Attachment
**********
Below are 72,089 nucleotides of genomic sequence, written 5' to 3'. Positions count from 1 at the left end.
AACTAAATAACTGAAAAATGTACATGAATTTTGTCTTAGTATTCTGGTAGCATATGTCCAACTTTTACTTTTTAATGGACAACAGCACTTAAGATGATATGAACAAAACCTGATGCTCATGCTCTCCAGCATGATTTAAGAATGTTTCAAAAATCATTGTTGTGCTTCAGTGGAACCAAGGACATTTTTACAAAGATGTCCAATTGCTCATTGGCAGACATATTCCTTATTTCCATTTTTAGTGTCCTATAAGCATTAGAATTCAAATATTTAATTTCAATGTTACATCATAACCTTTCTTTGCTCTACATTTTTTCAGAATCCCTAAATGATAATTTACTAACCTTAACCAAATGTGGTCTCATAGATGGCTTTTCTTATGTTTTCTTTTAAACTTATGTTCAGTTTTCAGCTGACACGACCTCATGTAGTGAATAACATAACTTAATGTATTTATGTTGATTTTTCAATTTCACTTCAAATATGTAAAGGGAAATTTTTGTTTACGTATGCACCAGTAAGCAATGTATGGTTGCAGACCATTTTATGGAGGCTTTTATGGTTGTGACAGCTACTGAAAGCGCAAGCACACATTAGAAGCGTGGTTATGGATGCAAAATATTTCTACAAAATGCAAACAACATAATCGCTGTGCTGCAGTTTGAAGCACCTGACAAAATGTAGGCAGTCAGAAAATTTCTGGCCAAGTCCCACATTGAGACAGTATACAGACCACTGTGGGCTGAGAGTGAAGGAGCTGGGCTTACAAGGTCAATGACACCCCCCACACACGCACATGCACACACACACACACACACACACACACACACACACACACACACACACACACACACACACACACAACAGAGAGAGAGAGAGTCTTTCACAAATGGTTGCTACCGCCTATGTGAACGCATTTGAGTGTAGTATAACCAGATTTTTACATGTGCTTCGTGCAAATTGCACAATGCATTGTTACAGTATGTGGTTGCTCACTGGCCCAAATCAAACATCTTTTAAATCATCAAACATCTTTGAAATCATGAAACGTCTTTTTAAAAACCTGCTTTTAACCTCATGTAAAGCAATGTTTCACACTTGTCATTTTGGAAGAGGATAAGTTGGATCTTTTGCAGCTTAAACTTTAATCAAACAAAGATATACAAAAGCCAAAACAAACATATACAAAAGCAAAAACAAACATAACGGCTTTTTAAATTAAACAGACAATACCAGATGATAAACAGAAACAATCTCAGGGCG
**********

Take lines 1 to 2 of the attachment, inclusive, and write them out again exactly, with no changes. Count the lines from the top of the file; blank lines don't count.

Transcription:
Below are 72,089 nucleotides of genomic sequence, written 5' to 3'. Positions count from 1 at the left end.
AACTAAATAACTGAAAAATGTACATGAATTTTGTCTTAGTATTCTGGTAGCATATGTCCAACTTTTACTTTTTAATGGACAACAGCACTTAAGATGATATGAACAAAACCTGATGCTCATGCTCTCCAGCATGATTTAAGAATGTTTCAAAAATCATTGTTGTGCTTCAGTGGAACCAAGGACATTTTTACAAAGATGTCCAATTGCTCATTGGCAGACATATTCCTTATTTCCATTTTTAGTGTCCTATAAGCATTAGAATTCAAATATTTAATTTCAATGTTACATCATAACCTTTCTTTGCTCTACATTTTTTCAGAATCCCTAAATGATAATTTACTAACCTTAACCAAATGTGGTCTCATAGATGGCTTTTCTTATGTTTTCTTTTAAACTTATGTTCAGTTTTCAGCTGACACGACCTCATGTAGTGAATAACATAACTTAATGTATTTATGTTGATTTTTCAATTTCACTTCAAATATGTAAAGGGAAATTTTTGTTTACGTATGCACCAGTAAGCAATGTATGGTTGCAGACCATTTTATGGAGGCTTTTATGGTTGTGACAGCTACTGAAAGCGCAAGCACACATTAGAAGCGTGGTTATGGATGCAAAATATTTCTACAAAATGCAAACAACATAATCGCTGTGCTGCAGTTTGAAGCACCTGACAAAATGTAGGCAGTCAGAAAATTTCTGGCCAAGTCCCACATTGAGACAGTATACAGACCACTGTGGGCTGAGAGTGAAGGAGCTGGGCTTACAAGGTCAATGACACCCCCCACACACGCACATGCACACACACACACACACACACACACACACACACACACACACACACACACACACACACACACACAACAGAGAGAGAGAGAGTCTTTCACAAATGGTTGCTACCGCCTATGTGAACGCATTTGAGTGTAGTATAACCAGATTTTTACATGTGCTTCGTGCAAATTGCACAATGCATTGTTACAGTATGTGGTTGCTCACTGGCCCAAATCAAACATCTTTTAAATCATCAAACATCTTTGAAATCATGAAACGTCTTTTTAAAAACCTGCTTTTAACCTCATGTAAAGCAATGTTTCACACTTGTCATTTTGGAAGAGGATAAGTTGGATCTTTTGCAGCTTAAACTTTAATCAAACAAAGATATACAAAAGCCAAAACAAACATATACAAAAGCAAAAACAAACATAACGGCTTTTTAAATTAAACAGACAATACCAGATGATAAACAGAAACAATCTCAGGGCG